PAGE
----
Feeds

Manchester cops recover from Conficker

Strangeways, here we come

5 things you didn’t know about cloud backup

Manchester police were once again able to run inquiries on the Police National Computer on Wednesday morning, after techies purged a Conficker worm infection from the force's network.

The malware infection left cops unable to run PNC checks on suspect persons or vehicles between Friday evening - when a decision to disconnect from the PNC database was taken in order to prevent the infection from spreading - and Wednesday morning, when links were restored. Links to court systems were also suspended while the Conficker outbreak was brought under control.

However, crime log systems were not affected by the outbreak. GMP bosses stressed that it had no effect on day to day operations or its service to the public, as GMP assistant chief constable Dave Thompson explained in a statement issued on Wednesday morning.

A team of experts has now removed the virus affecting GMP's IT over the weekend and all computer systems are now fully operational.

The virus, Conficker, was identified on Friday 29 January 2010.

It is not destructive and no data has been lost, but due to the speed it had spread... we temporarily cut off our access to the Police National Computer and other Criminal Justice systems to prevent further infection.

We had systems in place to ensure this did not affect our service to the communities of Greater Manchester.

It is still not clear where the virus has come from but we are investigating how this has happened and are taking steps to prevent this from happening again.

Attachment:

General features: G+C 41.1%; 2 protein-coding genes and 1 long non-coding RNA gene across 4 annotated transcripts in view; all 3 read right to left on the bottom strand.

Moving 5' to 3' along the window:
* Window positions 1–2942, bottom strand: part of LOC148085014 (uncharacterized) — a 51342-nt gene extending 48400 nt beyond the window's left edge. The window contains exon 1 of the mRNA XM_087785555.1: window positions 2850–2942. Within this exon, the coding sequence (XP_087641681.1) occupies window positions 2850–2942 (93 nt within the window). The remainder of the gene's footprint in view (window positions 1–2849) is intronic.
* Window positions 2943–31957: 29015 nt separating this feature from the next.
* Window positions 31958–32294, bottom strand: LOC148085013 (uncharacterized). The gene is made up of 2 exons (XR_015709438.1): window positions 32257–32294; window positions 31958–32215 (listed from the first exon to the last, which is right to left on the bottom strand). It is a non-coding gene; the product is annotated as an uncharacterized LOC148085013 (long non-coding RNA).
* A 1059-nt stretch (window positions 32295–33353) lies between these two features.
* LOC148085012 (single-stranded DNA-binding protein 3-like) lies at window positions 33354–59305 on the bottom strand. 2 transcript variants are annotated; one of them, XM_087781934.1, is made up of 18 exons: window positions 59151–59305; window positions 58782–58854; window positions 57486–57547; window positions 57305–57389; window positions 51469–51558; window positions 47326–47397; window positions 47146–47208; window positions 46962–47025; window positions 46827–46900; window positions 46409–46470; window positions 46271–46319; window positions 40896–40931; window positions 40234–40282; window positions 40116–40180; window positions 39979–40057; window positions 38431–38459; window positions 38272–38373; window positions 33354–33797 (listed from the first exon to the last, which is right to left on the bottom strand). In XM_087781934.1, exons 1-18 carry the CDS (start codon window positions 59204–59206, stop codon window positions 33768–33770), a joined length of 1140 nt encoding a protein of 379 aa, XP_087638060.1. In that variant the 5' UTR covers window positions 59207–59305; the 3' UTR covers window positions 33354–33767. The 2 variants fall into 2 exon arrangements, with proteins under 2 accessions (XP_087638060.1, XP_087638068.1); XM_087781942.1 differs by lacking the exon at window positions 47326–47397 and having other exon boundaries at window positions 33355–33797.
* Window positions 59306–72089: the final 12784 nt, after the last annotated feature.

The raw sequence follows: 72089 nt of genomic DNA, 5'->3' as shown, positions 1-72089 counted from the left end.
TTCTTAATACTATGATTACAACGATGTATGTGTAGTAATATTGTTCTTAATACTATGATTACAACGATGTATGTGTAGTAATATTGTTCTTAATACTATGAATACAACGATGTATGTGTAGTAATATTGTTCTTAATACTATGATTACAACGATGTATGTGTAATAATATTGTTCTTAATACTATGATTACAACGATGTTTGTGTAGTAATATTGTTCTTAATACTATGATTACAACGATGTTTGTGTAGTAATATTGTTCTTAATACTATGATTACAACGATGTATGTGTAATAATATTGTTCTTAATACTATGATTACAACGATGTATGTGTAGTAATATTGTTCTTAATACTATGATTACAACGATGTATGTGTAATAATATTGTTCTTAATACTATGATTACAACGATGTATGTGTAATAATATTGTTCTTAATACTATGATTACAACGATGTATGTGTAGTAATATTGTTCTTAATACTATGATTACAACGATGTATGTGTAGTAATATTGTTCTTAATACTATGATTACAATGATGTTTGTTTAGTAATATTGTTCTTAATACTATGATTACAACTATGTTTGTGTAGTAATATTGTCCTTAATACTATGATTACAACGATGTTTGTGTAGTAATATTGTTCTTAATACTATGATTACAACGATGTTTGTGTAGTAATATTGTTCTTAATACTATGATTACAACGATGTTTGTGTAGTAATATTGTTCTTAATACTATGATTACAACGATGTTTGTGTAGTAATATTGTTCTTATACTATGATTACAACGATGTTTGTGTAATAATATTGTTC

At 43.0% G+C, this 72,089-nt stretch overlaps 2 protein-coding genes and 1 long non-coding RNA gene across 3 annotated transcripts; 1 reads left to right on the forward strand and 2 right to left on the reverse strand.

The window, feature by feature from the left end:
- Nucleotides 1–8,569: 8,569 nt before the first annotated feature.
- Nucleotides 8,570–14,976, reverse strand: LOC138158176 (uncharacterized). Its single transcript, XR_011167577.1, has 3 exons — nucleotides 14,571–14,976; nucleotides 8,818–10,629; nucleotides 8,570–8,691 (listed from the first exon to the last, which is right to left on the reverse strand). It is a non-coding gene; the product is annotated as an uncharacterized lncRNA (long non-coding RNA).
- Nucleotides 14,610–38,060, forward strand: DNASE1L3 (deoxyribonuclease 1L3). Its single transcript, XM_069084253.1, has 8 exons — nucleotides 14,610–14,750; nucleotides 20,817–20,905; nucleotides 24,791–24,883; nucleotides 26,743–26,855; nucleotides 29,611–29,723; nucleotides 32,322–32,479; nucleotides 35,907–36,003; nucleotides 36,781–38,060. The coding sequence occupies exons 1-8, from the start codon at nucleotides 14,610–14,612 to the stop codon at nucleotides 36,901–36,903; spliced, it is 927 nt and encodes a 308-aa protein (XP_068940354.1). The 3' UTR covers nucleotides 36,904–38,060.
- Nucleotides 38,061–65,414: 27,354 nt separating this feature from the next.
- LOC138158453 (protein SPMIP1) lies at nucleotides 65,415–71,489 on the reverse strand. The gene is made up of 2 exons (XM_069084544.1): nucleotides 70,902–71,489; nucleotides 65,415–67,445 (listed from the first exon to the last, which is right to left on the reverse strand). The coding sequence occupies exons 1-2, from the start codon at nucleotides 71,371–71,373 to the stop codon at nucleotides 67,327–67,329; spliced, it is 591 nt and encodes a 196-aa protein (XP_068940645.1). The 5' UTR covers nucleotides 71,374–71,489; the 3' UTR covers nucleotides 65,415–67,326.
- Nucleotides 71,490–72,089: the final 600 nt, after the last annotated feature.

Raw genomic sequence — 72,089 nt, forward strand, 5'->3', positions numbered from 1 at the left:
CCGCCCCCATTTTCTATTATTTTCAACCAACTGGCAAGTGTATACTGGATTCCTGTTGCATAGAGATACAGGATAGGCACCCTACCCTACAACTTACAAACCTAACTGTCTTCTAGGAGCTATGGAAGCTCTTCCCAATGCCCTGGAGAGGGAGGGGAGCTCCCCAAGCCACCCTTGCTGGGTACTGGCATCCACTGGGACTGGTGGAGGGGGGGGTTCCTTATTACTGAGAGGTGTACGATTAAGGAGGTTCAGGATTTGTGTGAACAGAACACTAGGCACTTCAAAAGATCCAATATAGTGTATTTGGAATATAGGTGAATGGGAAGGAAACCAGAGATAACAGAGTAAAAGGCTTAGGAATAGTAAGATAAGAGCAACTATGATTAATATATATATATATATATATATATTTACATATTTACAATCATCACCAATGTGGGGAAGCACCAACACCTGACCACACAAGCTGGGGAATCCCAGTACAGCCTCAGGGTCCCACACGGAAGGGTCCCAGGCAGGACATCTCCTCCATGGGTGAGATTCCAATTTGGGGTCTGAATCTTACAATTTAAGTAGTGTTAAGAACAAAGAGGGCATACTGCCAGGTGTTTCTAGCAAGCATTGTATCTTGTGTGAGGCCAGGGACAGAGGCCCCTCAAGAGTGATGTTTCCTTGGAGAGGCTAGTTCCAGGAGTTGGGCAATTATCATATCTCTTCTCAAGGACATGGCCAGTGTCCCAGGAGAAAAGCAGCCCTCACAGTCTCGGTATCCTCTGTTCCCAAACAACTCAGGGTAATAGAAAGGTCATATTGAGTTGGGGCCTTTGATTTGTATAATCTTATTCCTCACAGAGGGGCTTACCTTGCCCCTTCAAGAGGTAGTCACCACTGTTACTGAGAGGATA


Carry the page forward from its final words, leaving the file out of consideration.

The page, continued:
Security experts reckon the malware was most probably introduced onto the GMP network via an infected memory stick. However, this remains unconfirmed. Other victims of Conficker, which originally spread in November 2008 by taking advantage of a Windows vulnerability, have included the UK's Ministry of Defence, parliament and Manchester city Council. The council infection of February wound up costing taxpayers £1.5m in lost parking ticket revenue and security clean-up fees. ®

Secure remote control for conventional and virtual desktops

More from The Register

next story
Ice cream headache as black hat hacks sack Dairy Queen
I scream, you scream, we all scream 'DATA BREACH'!
Goog says patch⁵⁰ your Chrome
64-bit browser loads cat vids FIFTEEN PERCENT faster!
NIST to sysadmins: clean up your SSH mess
Too many keys, too badly managed
JLaw, Kate Upton exposed in celeb nude pics hack
100 women victimised as Apple iCloud accounts reportedly popped
Scratched PC-dispatch patch patched, hatched in batch rematch
Windows security update fixed after triggering blue screens (and screams) of death
Researchers camouflage haxxor traps with fake application traffic
Honeypots sweetened to resemble actual workloads, complete with 'secure' logins
Attack flogged through shiny-clicky social media buttons
66,000 users popped by malicious Flash fudging add-on
New Snowden leak: How NSA shared 850-billion-plus metadata records
'Federated search' spaffed info all over Five Eyes chums
Three quarters of South Korea popped in online gaming raids
Records used to plunder game items, sold off to low lifes
Oz fed police in PDF redaction SNAFU
Give us your metadata, we'll publish your data
prev story

Whitepapers

Endpoint data privacy in the cloud is easier than you think
Innovations in encryption and storage resolve issues of data privacy and key requirements for companies to look for in a solution.
Implementing global e-invoicing with guaranteed legal certainty
Explaining the role local tax compliance plays in successful supply chain management and e-business and how leading global brands are addressing this.
Advanced data protection for your virtualized environments
Find a natural fit for optimizing protection for the often resource-constrained data protection process found in virtual environments.
Boost IT visibility and business value
How building a great service catalog relieves pressure points and demonstrates the value of IT service management.
Next gen security for virtualised datacentres
Legacy security solutions are inefficient due to the architectural differences between physical and virtual environments.